+1 Recommend
0 collections
      • Record: found
      • Abstract: found
      • Article: not found

      Differential function of the prolyl hydroxylases PHD1, PHD2, and PHD3 in the regulation of hypoxia-inducible factor.

      The Journal of Biological Chemistry

      Animals, Anoxia, Basic Helix-Loop-Helix Transcription Factors, Catalysis, Cell Line, Cell Line, Tumor, DNA-Binding Proteins, metabolism, physiology, Dioxygenases, Estradiol, pharmacology, Gene Expression Regulation, Glutathione Transferase, Humans, Hypoxia-Inducible Factor 1, Hypoxia-Inducible Factor 1, alpha Subunit, Hypoxia-Inducible Factor-Proline Dioxygenases, Immediate-Early Proteins, Immunoblotting, Kinetics, Mice, Mice, Inbred BALB C, Nuclear Proteins, Oxygen, Plasmids, Procollagen-Proline Dioxygenase, Protein Isoforms, RNA, chemistry, RNA, Messenger, RNA, Small Interfering, Recombinant Fusion Proteins, Ribonucleases, Sensitivity and Specificity, Trans-Activators, Transcription Factors

      Read this article at

          There is no author summary for this article yet. Authors can add summaries to their articles on ScienceOpen to make them more accessible to a non-specialist audience.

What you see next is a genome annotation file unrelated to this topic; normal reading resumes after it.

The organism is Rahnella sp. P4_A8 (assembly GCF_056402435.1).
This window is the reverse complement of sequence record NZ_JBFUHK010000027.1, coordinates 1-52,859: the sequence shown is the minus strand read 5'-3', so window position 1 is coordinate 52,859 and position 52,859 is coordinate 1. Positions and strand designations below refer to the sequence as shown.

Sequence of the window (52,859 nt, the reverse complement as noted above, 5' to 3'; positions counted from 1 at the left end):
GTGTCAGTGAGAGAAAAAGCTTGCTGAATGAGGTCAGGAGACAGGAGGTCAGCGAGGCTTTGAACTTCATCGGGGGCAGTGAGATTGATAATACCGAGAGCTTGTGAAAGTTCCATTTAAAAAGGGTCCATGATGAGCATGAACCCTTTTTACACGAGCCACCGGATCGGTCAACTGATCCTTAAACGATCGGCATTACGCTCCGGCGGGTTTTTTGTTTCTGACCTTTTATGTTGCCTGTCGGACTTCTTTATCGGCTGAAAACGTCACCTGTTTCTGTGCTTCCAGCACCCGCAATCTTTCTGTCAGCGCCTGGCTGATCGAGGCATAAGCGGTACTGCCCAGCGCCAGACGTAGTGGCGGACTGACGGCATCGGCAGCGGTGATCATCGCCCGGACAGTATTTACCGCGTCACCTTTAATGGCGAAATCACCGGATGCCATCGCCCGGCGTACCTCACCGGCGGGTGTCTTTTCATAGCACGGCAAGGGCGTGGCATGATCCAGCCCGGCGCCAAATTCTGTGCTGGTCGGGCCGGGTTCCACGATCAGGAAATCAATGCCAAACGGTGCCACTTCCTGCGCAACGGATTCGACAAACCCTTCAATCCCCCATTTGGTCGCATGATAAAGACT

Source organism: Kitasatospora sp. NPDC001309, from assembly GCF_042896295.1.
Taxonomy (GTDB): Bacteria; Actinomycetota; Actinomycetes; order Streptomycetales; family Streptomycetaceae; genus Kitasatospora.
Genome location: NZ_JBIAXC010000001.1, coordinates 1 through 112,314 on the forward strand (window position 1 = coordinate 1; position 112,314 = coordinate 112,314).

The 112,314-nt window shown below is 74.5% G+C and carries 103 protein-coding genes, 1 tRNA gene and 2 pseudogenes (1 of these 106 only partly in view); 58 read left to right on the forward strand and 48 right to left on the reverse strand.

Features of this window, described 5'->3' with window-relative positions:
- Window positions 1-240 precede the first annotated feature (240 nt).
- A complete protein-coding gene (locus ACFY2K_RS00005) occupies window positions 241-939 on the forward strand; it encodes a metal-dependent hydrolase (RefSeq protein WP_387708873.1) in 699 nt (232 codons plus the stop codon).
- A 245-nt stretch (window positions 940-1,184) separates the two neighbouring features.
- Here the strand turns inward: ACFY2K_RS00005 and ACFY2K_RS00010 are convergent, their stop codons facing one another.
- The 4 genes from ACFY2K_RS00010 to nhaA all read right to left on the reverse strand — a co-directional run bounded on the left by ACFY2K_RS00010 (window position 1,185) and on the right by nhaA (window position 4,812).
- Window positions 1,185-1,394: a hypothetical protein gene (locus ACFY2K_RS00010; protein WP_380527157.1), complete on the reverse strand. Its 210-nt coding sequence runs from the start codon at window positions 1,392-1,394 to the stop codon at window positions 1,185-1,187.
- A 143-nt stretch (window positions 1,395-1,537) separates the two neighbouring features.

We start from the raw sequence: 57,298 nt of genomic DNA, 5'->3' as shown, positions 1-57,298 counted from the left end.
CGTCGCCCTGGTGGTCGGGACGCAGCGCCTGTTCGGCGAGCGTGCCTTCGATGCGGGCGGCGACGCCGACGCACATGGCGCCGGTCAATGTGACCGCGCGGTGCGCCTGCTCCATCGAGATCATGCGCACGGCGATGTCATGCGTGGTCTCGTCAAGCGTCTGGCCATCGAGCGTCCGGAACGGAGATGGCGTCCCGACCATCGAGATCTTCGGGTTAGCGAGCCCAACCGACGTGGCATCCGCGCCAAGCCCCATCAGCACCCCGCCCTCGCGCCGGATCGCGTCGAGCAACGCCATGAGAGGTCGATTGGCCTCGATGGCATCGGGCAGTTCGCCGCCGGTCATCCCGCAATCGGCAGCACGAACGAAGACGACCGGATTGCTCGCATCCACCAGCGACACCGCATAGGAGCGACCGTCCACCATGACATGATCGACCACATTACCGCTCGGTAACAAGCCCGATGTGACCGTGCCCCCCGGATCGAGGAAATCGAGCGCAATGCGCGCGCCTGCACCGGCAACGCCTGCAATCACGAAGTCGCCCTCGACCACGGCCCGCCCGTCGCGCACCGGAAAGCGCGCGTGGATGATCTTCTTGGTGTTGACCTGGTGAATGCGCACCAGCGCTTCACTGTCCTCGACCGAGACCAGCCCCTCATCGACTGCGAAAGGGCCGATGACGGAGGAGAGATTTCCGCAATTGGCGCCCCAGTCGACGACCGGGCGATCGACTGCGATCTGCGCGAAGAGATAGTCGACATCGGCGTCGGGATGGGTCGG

Hypoxia-inducible factor (HIF) is a transcriptional regulator that plays a key role in many aspects of oxygen homeostasis. The heterodimeric HIF complex is regulated by proteolysis of its alpha-subunits, following oxygen-dependent hydroxylation of specific prolyl residues. Although three HIF prolyl hydroxylases, PHD1, PHD2, and PHD3, have been identified that have the potential to catalyze this reaction, the contribution of each isoform to the physiological regulation of HIF remains uncertain. Here we show using suppression by small interference RNA that each of the three PHD isoforms contributes in a non-redundant manner to the regulation of both HIF-1alpha and HIF-2alpha subunits and that the contribution of each PHD under particular culture conditions is strongly dependent on the abundance of the enzyme. Thus in different cell types, isoform-specific patterns of PHD induction by hypoxia and estrogen alter both the relative abundance of the PHDs and their relative contribution to the regulation of HIF. In addition, the PHDs manifest specificity for different prolyl hydroxylation sites within each HIF-alpha subunit, and a degree of selectively between HIF-1alpha and HIF-2alpha isoforms, indicating that differential PHD inhibition has the potential to selectively alter the characteristics of HIF activation.

          Related collections

          Author and article information



          Comment on this article